The biggest building on the block is the Acme, which Hurless reported does not meet current code.

“Observations are that conditions are generally dilapidated and obsolete,” he reported, a conclusion used for other commercial properties as well.

Two former mayors spoke against the plan — Jerry Gaffney, who is on the committee searching for a new home for police, firefighters and City Hall, and Edward Mahaney, whom Lear defeated in the 2016 mayoral election.

Mahaney said he did not oppose using redevelopment zones but criticized Hurless’ work as failing to meet the requirements under state law.

Another former mayor, Planning Board member Robert Elwell, faulted the conclusion that many of the buildings in the block were dilapidated or obsolete.

“If they were that bad, the code enforcement would be shutting them down. With all due respect to our engineer, I don’t see any hard evidence in the report,” he said.

Board member Jerry Inderwies suggested delaying a vote to gather more information. But the residents in the meeting shouted for a decision rather than a delay.

Eight of the board members voted no on the report. Lear voted yes, calling it a missed opportunity. He said that in 2009, the city’s master plan cited the area as needing redevelopment.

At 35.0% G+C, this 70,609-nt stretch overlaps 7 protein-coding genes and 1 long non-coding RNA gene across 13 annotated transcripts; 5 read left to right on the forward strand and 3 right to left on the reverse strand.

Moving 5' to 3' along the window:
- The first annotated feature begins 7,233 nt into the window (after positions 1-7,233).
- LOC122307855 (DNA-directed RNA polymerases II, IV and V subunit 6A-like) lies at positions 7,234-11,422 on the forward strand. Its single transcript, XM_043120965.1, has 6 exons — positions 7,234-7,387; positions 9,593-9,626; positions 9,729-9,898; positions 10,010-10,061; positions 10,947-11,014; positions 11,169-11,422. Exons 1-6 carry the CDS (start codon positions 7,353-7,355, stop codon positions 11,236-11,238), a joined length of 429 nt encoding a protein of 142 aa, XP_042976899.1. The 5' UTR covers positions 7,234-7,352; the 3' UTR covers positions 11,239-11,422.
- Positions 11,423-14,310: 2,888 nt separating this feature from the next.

Board member Michael Jones, the only member to join Lear in voting yes, said earlier in the meeting the rents and property values in Washington Commons are about half those of the shops of the Washington Street Mall.

“People just won’t across the street to get to Washington Commons,” he said.

The only voice in favor of the report from the public was attorney Anthony Monzo, representing Washington Commons Equities LLC, owner of the parking lot and Acme building, of which Bashaw is the managing partner. According to Monzo, much of the impetus for the drive is to support a renovation to the Acme building. The city sees keeping that supermarket open as a priority.

He supported Hurless’ assessment as a comprehensive report from an expert. The speakers at the meeting are not, he said.

“None of them are planners. None of them are experts. And they’re giving you ideas that I don’t think are accurate in terms of the process,” Monzo said.

He said Bashaw does not want the Acme to leave Cape May.

“They will lose the supermarket if this site is not developed in a way that’s economically feasible and with the flexibility that would go into a redevelopment plan,” he said. “Mr. Bashaw’s interest is in redeveloping the Acme and expanding it, entering into a long-term lease and, in the meantime, addressing some of the other concerns.”

Monzo said including the entire block makes good planning sense.

Mahaney suggested the proposal would likely end up costing the city tens of millions of dollars and said there is nothing keeping Bashaw from upgrading the Acme without the plan.

“Curtis Bashaw has the right to update, upgrade and renovate his Washington Commons properties and shopping area without obligating the Cape May taxpayers to subsidize his improvements while also forgoing property-tax and related revenue for city operations for years to come,” Mahaney said.

After the meeting, Monzo said of Bashaw, “He only wants what’s best for the city.”